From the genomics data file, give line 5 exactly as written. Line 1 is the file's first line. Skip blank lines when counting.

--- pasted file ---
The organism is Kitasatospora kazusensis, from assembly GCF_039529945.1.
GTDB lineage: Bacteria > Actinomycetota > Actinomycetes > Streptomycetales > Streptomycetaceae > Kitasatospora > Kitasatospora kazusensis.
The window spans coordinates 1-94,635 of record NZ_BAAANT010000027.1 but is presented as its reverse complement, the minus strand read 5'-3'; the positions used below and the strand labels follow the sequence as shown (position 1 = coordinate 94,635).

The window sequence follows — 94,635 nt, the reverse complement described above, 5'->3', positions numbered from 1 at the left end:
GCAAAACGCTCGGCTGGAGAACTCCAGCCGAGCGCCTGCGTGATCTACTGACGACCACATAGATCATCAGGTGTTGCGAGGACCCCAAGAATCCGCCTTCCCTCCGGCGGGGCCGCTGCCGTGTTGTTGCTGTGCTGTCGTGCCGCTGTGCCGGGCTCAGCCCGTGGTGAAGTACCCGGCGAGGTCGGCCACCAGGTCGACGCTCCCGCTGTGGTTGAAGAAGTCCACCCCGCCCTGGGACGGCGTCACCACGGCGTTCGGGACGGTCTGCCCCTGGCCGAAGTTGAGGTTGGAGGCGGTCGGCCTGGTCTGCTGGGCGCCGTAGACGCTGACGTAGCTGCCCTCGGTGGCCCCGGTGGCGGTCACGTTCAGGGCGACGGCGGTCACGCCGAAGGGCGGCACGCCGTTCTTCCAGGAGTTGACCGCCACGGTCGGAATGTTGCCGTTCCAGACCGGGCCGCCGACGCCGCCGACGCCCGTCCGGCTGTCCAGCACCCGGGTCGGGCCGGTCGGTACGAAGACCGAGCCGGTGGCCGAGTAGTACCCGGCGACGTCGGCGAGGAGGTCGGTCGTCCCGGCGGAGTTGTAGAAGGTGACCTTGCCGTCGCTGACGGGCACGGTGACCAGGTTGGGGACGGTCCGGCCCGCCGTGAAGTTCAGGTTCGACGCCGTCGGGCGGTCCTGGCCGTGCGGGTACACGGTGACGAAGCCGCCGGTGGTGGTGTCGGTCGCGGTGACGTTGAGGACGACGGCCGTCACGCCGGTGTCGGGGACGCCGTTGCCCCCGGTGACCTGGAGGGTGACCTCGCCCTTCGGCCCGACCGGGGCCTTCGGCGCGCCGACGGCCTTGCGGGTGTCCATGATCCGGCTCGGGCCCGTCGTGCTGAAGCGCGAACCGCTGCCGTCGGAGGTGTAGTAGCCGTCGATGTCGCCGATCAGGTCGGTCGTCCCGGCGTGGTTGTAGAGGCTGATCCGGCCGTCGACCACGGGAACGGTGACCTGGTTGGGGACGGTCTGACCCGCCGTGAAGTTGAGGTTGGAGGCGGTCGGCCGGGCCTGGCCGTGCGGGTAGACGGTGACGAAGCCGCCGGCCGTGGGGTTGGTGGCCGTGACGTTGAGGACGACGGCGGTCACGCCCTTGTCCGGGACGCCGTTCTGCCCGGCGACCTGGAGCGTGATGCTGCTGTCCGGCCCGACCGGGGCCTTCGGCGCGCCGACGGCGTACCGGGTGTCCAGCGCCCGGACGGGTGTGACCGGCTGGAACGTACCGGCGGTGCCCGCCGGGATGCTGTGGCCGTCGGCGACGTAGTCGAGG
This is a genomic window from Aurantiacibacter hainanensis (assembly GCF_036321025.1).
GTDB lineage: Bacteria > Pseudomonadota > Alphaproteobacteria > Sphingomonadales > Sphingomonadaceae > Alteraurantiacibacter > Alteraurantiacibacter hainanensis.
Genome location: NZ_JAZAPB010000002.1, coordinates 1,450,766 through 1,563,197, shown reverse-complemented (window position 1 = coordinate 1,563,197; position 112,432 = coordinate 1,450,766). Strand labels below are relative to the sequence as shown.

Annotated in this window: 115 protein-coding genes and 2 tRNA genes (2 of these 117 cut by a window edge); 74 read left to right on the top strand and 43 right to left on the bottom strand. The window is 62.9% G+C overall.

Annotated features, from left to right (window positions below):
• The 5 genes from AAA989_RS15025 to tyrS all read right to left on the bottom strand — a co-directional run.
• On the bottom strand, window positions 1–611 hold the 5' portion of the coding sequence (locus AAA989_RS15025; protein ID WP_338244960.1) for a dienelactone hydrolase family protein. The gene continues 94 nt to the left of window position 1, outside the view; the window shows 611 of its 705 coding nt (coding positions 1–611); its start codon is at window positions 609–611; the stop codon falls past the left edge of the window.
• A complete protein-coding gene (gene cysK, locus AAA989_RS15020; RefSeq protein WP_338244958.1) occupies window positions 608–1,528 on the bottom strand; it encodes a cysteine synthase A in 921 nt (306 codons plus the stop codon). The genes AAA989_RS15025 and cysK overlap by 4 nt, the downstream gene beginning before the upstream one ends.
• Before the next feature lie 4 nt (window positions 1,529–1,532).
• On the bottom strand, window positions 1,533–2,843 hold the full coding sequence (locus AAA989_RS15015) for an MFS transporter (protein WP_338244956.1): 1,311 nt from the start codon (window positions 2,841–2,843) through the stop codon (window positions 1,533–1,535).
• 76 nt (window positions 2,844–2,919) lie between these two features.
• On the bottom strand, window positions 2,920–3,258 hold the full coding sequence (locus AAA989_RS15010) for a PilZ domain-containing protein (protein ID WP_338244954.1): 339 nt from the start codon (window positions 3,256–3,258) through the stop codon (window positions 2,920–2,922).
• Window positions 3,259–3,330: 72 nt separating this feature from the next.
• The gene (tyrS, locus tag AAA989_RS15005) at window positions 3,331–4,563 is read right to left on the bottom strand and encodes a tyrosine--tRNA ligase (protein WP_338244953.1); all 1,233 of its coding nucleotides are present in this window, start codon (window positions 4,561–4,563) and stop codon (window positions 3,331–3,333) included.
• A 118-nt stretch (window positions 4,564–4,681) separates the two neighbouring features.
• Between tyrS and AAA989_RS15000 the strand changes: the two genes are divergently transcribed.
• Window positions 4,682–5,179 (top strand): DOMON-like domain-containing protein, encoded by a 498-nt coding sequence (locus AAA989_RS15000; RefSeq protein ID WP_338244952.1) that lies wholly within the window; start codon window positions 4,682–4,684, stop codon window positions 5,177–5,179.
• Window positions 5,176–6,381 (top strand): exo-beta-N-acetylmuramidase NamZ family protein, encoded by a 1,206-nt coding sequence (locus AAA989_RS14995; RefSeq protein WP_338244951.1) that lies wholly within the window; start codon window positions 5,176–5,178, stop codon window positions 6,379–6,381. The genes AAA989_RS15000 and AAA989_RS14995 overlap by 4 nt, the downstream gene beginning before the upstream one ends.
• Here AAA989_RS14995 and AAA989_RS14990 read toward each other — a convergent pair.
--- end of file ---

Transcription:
GCAAAACGCTCGGCTGGAGAACTCCAGCCGAGCGCCTGCGTGATCTACTGACGACCACATAGATCATCAGGTGTTGCGAGGACCCCAAGAATCCGCCTTCCCTCCGGCGGGGCCGCTGCCGTGTTGTTGCTGTGCTGTCGTGCCGCTGTGCCGGGCTCAGCCCGTGGTGAAGTACCCGGCGAGGTCGGCCACCAGGTCGACGCTCCCGCTGTGGTTGAAGAAGTCCACCCCGCCCTGGGACGGCGTCACCACGGCGTTCGGGACGGTCTGCCCCTGGCCGAAGTTGAGGTTGGAGGCGGTCGGCCTGGTCTGCTGGGCGCCGTAGACGCTGACGTAGCTGCCCTCGGTGGCCCCGGTGGCGGTCACGTTCAGGGCGACGGCGGTCACGCCGAAGGGCGGCACGCCGTTCTTCCAGGAGTTGACCGCCACGGTCGGAATGTTGCCGTTCCAGACCGGGCCGCCGACGCCGCCGACGCCCGTCCGGCTGTCCAGCACCCGGGTCGGGCCGGTCGGTACGAAGACCGAGCCGGTGGCCGAGTAGTACCCGGCGACGTCGGCGAGGAGGTCGGTCGTCCCGGCGGAGTTGTAGAAGGTGACCTTGCCGTCGCTGACGGGCACGGTGACCAGGTTGGGGACGGTCCGGCCCGCCGTGAAGTTCAGGTTCGACGCCGTCGGGCGGTCCTGGCCGTGCGGGTACACGGTGACGAAGCCGCCGGTGGTGGTGTCGGTCGCGGTGACGTTGAGGACGACGGCCGTCACGCCGGTGTCGGGGACGCCGTTGCCCCCGGTGACCTGGAGGGTGACCTCGCCCTTCGGCCCGACCGGGGCCTTCGGCGCGCCGACGGCCTTGCGGGTGTCCATGATCCGGCTCGGGCCCGTCGTGCTGAAGCGCGAACCGCTGCCGTCGGAGGTGTAGTAGCCGTCGATGTCGCCGATCAGGTCGGTCGTCCCGGCGTGGTTGTAGAGGCTGATCCGGCCGTCGACCACGGGAACGGTGACCTGGTTGGGGACGGTCTGACCCGCCGTGAAGTTGAGGTTGGAGGCGGTCGGCCGGGCCTGGCCGTGCGGGTAGACGGTGACGAAGCCGCCGGCCGTGGGGTTGGTGGCCGTGACGTTGAGGACGACGGCGGTCACGCCCTTGTCCGGGACGCCGTTCTGCCCGGCGACCTGGAGCGTGATGCTGCTGTCCGGCCCGACCGGGGCCTTCGGCGCGCCGACGGCGTACCGGGTGTCCAGCGCCCGGACGGGTGTGACCGGCTGGAACGTACCGGCGGTGCCCGCCGGGATGCTGTGGCCGTCGGCGACGTAGTCGAGG